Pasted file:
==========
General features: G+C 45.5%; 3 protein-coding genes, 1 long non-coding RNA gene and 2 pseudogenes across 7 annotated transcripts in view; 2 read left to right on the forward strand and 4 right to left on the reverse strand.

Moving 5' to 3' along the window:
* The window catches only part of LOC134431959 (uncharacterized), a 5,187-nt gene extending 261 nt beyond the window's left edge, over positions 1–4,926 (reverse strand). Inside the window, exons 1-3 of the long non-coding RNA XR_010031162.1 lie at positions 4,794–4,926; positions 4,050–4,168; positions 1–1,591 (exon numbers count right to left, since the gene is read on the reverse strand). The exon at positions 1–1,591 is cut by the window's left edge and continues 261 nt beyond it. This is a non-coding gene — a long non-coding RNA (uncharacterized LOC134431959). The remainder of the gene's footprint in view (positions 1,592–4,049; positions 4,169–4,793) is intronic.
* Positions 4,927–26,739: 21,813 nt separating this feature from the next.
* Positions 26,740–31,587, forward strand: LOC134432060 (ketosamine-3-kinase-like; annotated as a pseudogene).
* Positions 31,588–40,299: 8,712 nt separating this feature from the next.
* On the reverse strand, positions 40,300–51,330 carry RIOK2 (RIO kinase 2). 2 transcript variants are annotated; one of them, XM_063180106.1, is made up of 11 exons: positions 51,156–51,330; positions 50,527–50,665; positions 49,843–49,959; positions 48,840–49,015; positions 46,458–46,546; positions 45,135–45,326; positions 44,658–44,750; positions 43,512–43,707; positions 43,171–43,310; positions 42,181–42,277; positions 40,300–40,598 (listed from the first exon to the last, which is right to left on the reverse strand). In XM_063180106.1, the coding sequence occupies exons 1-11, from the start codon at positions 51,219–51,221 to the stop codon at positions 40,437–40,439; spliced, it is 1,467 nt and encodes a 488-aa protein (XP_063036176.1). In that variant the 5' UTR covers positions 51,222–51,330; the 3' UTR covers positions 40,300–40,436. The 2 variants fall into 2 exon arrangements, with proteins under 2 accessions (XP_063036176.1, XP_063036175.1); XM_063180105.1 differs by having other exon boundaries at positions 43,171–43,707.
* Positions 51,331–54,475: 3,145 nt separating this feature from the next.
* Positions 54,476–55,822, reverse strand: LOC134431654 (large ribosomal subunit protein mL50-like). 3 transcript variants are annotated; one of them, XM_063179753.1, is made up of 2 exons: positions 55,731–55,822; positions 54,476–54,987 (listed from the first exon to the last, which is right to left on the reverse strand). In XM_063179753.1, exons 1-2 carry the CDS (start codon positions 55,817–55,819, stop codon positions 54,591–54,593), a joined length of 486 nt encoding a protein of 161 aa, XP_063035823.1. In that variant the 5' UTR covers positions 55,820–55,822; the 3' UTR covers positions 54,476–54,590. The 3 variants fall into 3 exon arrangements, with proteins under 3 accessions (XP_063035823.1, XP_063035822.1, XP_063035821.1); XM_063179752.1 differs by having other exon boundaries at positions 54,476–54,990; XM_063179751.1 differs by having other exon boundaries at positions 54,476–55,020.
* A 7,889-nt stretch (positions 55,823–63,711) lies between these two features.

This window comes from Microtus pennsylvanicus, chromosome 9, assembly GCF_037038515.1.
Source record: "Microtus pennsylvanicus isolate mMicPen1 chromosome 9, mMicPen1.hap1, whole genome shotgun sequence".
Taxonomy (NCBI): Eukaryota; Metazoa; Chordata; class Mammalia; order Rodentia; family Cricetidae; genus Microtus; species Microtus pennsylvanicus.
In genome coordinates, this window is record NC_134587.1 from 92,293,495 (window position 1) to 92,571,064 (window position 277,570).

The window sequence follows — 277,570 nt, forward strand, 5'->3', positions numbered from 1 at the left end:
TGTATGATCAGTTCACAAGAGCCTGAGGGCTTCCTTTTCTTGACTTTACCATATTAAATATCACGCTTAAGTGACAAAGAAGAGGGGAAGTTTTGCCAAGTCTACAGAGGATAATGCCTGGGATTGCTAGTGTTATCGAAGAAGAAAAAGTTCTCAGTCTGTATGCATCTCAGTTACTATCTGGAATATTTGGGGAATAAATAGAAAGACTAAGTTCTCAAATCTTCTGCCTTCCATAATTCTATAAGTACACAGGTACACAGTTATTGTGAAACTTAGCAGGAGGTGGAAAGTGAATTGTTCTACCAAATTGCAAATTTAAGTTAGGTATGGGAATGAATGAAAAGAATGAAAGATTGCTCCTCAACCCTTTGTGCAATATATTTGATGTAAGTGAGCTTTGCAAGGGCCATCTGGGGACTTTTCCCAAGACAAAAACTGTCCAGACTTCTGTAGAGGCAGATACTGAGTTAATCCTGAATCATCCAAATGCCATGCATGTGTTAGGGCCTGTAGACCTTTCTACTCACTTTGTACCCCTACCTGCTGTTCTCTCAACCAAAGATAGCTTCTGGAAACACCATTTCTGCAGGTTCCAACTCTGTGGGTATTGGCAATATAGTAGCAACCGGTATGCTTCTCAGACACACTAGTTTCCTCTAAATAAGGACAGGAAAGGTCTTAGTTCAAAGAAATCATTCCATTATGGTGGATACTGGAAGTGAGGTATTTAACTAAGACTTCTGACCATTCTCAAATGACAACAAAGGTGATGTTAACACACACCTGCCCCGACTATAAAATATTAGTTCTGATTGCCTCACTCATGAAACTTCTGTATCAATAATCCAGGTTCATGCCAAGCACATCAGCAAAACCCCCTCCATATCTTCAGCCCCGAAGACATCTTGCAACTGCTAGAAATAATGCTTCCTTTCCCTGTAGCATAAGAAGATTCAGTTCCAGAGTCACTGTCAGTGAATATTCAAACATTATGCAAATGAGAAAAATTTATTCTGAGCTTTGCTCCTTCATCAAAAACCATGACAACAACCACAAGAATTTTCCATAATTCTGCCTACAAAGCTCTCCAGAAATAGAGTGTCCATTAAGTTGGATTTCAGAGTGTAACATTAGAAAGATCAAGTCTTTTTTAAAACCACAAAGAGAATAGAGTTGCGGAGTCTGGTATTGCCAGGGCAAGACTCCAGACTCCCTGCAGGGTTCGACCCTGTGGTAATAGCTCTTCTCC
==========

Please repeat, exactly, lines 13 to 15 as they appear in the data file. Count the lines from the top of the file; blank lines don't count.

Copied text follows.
Taxonomy (NCBI): Eukaryota; Metazoa; Chordata; class Mammalia; order Rodentia; family Cricetidae; genus Microtus; species Microtus pennsylvanicus.
In genome coordinates, this window is record NC_134587.1 from 92,293,495 (window position 1) to 92,571,064 (window position 277,570).

The window sequence follows — 277,570 nt, forward strand, 5'->3', positions numbered from 1 at the left end: